Phoenix Book for Catholic Voters Available Free Online
A book for Catholic voters by Phoenix Bishop Thomas Olmsted, just reprinted for the fourth time, aims to give Catholics specific and detailed advice about principles for voting, and how to apply them.
First published in 2006, Catholics in the Public Square is available to all Catholics to read online at no charge
In his introduction to the new addition, Archbishop José Gomez of Los Angeles says that Catholics must look beyond parties and labels to principles, especially those supporting life and human dignity.
“God does not see the world through the limitations of our political categories of ‘left’ and ‘right’,’ ‘liberal’ and ‘conservative,'” he says. “He is our Father and He sees only His children. When one of God’s children is suffering injustice, He calls the rest of us to love and compassion and to “make things right.” Our concern for human dignity and life can never be partial or a half-measure. How can we justify defending the dignity of some and not others or protecting God’s creation while neglecting some of His most vulnerable creatures?”
Principles that seem simple in the abstract can be difficult to apply in the messiness of real life, with real issues and candidates rather than ideal ones. Abortion and euthanasia, Archbishop Gomez says, must be seen as fundamental evils of our day, because they are “supported, promoted, and even paid for as part of government policy” and are “zealously defended by our society’s elites — those who shape public opinion and civic morality through government, the popular media, and education.”
Calling euthanasia an outgrowth of abortion and the combination “the great challenge for the Church’s social witness in our society,” Archbishop Gomez says social trends increasingly call for solving perceived problems by killing, “not only through abortion and assisted suicide, but also in the areas of the death penalty, human embryo research, and mandated contraception,” declaring:
It is this broader mentality — what Francis and previous popes have called a “culture of death”— that the Church must confront. That is why abortion and euthanasia are not just two issues among many or only questions of individual conscience. Abortion and euthanasia raise basic questions of human rights and social justice, questions of what kind of society and what kind of people we want to be. Do we really want to become a people that responds to human suffering by helping to kill the one who suffers? Do we really want to be a society where the lives of the weak are sacrificed for the comfort and benefit of those who are stronger? That is why any approach that essentially tolerates abortion and euthanasia or puts these issues on par with others, not only betrays the beautiful vision of the Church’s social teaching, but also weakens the credibility of the Church’s witness in our society.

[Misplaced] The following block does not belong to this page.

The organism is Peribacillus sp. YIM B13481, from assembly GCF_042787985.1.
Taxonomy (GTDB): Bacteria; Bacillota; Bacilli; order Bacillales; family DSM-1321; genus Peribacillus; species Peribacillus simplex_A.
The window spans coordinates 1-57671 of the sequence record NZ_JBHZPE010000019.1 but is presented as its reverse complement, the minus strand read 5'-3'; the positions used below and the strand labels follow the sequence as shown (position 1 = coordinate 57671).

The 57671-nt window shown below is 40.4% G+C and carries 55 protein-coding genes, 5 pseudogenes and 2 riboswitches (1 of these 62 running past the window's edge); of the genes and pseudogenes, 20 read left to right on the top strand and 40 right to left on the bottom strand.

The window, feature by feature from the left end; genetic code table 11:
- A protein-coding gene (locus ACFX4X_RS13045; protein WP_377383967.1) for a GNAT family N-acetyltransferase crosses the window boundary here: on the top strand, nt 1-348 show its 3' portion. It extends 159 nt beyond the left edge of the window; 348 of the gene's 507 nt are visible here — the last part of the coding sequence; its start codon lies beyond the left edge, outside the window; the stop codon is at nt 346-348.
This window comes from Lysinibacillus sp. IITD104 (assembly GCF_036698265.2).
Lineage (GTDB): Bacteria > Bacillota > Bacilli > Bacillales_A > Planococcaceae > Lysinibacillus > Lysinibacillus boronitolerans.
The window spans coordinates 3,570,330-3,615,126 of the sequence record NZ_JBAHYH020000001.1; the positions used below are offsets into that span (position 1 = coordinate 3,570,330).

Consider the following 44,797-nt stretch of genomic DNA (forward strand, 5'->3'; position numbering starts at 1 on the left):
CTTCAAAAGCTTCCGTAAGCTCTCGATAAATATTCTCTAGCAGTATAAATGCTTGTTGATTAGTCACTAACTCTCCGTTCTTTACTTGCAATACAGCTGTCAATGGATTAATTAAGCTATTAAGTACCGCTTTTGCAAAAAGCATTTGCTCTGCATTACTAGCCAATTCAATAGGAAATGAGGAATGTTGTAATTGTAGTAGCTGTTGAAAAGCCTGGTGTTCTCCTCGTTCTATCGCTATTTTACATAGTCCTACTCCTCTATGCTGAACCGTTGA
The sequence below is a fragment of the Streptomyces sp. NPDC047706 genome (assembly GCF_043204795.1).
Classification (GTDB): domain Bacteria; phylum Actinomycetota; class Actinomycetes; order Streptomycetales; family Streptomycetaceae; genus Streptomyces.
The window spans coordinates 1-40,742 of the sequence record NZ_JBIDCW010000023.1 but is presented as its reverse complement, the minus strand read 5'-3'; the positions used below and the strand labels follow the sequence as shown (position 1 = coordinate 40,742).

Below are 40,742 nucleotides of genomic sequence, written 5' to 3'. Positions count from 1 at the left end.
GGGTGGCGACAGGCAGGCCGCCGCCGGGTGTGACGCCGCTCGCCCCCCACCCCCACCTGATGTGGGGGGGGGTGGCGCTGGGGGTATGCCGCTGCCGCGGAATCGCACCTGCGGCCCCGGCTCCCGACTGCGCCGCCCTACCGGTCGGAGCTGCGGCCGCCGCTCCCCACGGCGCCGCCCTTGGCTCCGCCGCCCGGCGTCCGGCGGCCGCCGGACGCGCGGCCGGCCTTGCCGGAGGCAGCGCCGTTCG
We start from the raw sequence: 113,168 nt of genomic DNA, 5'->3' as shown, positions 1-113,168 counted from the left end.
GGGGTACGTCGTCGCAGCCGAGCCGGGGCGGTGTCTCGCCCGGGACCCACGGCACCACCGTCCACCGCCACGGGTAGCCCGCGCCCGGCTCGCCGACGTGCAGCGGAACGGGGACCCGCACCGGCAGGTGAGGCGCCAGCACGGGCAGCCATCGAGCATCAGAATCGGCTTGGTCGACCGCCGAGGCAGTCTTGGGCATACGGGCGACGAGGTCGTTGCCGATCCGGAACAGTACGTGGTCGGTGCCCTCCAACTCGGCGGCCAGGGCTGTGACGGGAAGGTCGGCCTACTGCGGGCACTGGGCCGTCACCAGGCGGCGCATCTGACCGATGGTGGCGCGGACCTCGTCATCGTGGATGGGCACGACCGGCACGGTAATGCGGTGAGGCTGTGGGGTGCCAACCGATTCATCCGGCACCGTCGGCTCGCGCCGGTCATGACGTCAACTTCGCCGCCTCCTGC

The short book addresses voting and issues in 36 small sections of a few paragraphs, each of which can be read separately, in the style of an old-school catehcism. These include religious freedom (#34, “How serious are the current threats to religious freedom in the United States?”) the role of faith in politics (#11, “Should Catholics bring the Church’s doctrine into the public square?”), the different roles of business owners, private citizens, and politicians (#25), “What are the responsibilities of Catholics who own or operate businesses toward their employees and the society at large?”), ecological issues, immigration, and more.
It also touches on the duty of Catholics, both clergy and laymen, regarding politics; on how to define a “faithful Catholic” in terms of politics; on reception of Communion by those who persist in grave sin; and when Catholics can disagree on important political issues without those disagreements being sins.
Published by St. Benedict Press/TAN Books, with financial help from the Knights of Columbus, print copies of “Catholics in the Public Square” are being distributed in Phoenix. A Kindle version is available for 99 cents on Amazon.com, and the on-line version can be read at the link above.
“Bishop Olmsted wrote this booklet to better form Catholic lay people about their faith and responsibilities to their communities,” Robert DeFrancesco, communications director for the Diocese of Phoenix, told the Catholic News Agency. “According to Bishop Olmsted, it is important for Catholics to reflect on their role in public life, because we are called to live our faith all of the time wherever we are and whatever we are doing, not just at Mass on Sundays.”
Once the rector of the Pontifical College Josephinum in Columbus, Bishop Olmstead was Bishop of Wichita before being named to the Phoneix diocese. A member of the Jesus Caritas fraternity of priests, he holds a master’s degree in theology, a doctorate in Canon Law, and spent almost 10 years in the Secretariat of State of the Holy See. His 2015 letter and accompanying web page “Into the Breach” called upon men of all ages and all vocations in life to join the spiritual and temporal battle for life, family, and Christ – a battle, he said, that men have been taught to ignore.
“… Men, do not hesitate to engage in the battle that is raging around you, the battle that is wounding our children and families, the battle that is distorting the dignity of both women and men,” the letter begins. “This battle is often hidden, but the battle is real. It is primarily spiritual, but it is progressively killing the remaining Christian ethos in our society and culture, and even in our own home.”
Photos courtesy the Diocese of Phoenix.
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